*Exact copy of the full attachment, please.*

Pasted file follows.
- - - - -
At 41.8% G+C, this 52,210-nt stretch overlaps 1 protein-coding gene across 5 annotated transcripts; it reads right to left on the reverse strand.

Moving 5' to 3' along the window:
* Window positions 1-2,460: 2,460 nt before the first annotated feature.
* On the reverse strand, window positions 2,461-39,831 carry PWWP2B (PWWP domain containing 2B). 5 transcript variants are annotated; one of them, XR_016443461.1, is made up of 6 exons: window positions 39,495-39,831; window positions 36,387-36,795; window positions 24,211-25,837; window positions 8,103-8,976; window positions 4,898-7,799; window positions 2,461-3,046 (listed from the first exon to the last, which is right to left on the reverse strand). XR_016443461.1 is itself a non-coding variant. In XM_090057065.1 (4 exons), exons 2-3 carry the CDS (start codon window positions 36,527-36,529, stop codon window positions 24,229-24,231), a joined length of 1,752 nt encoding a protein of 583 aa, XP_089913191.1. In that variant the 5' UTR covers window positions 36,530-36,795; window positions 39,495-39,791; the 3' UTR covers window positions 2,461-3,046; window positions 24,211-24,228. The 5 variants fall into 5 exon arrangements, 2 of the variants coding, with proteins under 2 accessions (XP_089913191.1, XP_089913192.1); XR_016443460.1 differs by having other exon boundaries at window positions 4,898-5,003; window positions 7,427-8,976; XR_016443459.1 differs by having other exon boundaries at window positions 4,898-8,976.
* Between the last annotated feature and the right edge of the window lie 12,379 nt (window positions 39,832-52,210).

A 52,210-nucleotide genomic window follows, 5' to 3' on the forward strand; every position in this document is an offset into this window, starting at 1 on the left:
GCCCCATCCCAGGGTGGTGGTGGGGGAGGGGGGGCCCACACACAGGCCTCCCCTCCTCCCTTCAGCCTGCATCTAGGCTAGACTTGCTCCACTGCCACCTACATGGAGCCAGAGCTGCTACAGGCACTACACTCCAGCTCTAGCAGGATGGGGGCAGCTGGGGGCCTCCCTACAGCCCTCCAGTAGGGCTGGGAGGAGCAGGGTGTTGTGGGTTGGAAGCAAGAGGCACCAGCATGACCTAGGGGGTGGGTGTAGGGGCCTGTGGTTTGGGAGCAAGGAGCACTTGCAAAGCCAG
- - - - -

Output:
At 41.8% G+C, this 52,210-nt stretch overlaps 1 protein-coding gene across 5 annotated transcripts; it reads right to left on the reverse strand.

Moving 5' to 3' along the window:
* Window positions 1-2,460: 2,460 nt before the first annotated feature.
* On the reverse strand, window positions 2,461-39,831 carry PWWP2B (PWWP domain containing 2B). 5 transcript variants are annotated; one of them, XR_016443461.1, is made up of 6 exons: window positions 39,495-39,831; window positions 36,387-36,795; window positions 24,211-25,837; window positions 8,103-8,976; window positions 4,898-7,799; window positions 2,461-3,046 (listed from the first exon to the last, which is right to left on the reverse strand). XR_016443461.1 is itself a non-coding variant. In XM_090057065.1 (4 exons), exons 2-3 carry the CDS (start codon window positions 36,527-36,529, stop codon window positions 24,229-24,231), a joined length of 1,752 nt encoding a protein of 583 aa, XP_089913191.1. In that variant the 5' UTR covers window positions 36,530-36,795; window positions 39,495-39,791; the 3' UTR covers window positions 2,461-3,046; window positions 24,211-24,228. The 5 variants fall into 5 exon arrangements, 2 of the variants coding, with proteins under 2 accessions (XP_089913191.1, XP_089913192.1); XR_016443460.1 differs by having other exon boundaries at window positions 4,898-5,003; window positions 7,427-8,976; XR_016443459.1 differs by having other exon boundaries at window positions 4,898-8,976.
* Between the last annotated feature and the right edge of the window lie 12,379 nt (window positions 39,832-52,210).

A 52,210-nucleotide genomic window follows, 5' to 3' on the forward strand; every position in this document is an offset into this window, starting at 1 on the left:
GCCCCATCCCAGGGTGGTGGTGGGGGAGGGGGGGCCCACACACAGGCCTCCCCTCCTCCCTTCAGCCTGCATCTAGGCTAGACTTGCTCCACTGCCACCTACATGGAGCCAGAGCTGCTACAGGCACTACACTCCAGCTCTAGCAGGATGGGGGCAGCTGGGGGCCTCCCTACAGCCCTCCAGTAGGGCTGGGAGGAGCAGGGTGTTGTGGGTTGGAAGCAAGAGGCACCAGCATGACCTAGGGGGTGGGTGTAGGGGCCTGTGGTTTGGGAGCAAGGAGCACTTGCAAAGCCAG